Risks of this configuration:
An open circuit on the the bus between the battery and charge controller will leave the charge controller connected to the loads directly with no battery. What happens then depends on the loads and the behavior of the charge controller; hopefully the controller is smart enough to decide the battery is missing/unsafe to charge.
The loads on the bus between the battery and charge controller will experience whatever variations in voltage, or noise, results from the charge controller's behavior and the voltage drop, capacitance, and inductance of the wiring.
Disadvantages of this configuration:
If the charge controller has a low-voltage cutout function for its load terminals (for when the load is being supplied from the battery, not the solar panels), that will not function.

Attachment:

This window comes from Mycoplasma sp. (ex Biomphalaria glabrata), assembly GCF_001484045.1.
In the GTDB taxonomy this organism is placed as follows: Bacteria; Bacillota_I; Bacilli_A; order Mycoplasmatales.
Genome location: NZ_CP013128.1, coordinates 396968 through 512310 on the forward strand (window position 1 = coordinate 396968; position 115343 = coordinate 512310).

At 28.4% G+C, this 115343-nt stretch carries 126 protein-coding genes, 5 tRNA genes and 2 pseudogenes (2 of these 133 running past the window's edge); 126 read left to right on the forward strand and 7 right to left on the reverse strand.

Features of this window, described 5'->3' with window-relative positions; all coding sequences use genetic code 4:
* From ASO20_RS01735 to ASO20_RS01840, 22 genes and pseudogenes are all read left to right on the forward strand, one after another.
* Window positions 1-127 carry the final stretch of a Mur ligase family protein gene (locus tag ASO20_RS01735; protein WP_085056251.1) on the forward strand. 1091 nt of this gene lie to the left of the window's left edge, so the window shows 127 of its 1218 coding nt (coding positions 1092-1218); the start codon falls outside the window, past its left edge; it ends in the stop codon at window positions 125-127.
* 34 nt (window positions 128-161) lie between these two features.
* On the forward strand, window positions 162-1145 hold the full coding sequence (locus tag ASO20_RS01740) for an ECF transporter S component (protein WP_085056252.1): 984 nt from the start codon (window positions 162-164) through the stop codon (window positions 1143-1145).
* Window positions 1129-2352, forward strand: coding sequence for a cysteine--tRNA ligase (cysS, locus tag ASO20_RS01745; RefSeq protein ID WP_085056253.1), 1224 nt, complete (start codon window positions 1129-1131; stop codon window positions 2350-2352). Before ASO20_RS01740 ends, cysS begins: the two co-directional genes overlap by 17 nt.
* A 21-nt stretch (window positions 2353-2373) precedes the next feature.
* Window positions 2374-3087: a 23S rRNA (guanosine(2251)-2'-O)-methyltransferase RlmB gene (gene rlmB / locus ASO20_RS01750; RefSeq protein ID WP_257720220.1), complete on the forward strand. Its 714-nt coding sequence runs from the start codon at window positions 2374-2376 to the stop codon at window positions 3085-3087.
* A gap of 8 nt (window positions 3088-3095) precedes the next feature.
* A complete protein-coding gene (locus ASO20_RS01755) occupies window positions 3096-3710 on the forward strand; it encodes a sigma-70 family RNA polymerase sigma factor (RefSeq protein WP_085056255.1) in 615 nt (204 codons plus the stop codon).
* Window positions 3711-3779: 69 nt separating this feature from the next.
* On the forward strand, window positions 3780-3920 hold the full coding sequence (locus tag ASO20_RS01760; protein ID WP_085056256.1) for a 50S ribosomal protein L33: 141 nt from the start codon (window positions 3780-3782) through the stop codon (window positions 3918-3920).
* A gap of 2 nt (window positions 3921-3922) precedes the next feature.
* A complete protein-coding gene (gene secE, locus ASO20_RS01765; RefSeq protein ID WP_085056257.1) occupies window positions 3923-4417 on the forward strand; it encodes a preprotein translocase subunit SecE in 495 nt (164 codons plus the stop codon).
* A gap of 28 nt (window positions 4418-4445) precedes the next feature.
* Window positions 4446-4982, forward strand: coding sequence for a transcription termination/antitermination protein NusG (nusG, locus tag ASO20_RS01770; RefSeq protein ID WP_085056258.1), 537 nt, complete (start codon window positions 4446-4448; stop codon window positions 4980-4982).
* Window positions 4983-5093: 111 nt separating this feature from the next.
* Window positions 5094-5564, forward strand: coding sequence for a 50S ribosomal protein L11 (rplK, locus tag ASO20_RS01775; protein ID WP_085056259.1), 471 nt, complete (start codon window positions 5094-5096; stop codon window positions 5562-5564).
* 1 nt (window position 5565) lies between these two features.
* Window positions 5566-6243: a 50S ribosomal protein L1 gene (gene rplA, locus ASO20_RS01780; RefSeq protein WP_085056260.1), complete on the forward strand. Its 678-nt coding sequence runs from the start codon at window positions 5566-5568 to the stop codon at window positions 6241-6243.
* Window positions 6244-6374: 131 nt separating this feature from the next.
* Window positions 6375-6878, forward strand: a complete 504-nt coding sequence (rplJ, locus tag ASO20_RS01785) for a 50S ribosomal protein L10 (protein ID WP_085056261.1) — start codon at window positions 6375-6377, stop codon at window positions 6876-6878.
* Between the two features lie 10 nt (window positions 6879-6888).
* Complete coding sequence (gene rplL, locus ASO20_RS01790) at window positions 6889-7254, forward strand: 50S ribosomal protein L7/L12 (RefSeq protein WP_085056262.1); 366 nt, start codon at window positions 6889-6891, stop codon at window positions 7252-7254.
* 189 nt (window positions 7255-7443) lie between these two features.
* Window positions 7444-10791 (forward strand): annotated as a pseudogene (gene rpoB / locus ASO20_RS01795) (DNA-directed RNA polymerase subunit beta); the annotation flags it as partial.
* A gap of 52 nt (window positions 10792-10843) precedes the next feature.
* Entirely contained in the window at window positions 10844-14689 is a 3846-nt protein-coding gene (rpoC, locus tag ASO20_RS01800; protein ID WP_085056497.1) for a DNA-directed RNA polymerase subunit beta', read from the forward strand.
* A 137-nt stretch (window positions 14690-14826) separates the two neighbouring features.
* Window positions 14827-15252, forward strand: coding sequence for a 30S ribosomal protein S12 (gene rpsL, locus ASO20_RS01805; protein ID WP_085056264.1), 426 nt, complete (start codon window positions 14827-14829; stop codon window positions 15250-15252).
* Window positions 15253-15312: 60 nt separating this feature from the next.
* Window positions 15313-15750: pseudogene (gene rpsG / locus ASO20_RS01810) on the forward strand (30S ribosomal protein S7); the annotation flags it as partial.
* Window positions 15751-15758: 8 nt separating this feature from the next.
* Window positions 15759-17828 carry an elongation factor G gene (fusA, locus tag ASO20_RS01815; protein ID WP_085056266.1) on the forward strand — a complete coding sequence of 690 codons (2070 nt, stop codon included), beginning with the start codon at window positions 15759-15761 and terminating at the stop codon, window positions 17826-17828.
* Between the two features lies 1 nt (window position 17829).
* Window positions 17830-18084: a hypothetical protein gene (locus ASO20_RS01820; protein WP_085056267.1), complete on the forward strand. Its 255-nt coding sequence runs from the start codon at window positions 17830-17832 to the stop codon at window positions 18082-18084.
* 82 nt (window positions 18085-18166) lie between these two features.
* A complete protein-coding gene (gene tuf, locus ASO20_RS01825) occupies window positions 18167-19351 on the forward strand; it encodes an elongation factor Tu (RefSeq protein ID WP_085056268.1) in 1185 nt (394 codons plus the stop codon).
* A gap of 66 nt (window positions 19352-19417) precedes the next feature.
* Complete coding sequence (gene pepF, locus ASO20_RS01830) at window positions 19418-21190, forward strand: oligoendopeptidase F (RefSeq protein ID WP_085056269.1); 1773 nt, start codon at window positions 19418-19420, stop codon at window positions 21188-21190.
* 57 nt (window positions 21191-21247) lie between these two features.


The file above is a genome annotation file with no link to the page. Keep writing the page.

The charge controller's charging current limit will be applied to current to the load as well as to the battery, so a load that exceeds that current will cause the battery to discharge even if plenty of solar power is available.
To summarize, none of this is guaranteed to be a problem. But saving a bit of copper and possibly overall voltage drop doesn't seem worth it.
(Disclaimer: This answer is theoretical. I have only very little experience in solar power systems and none big enough to observe these effects.)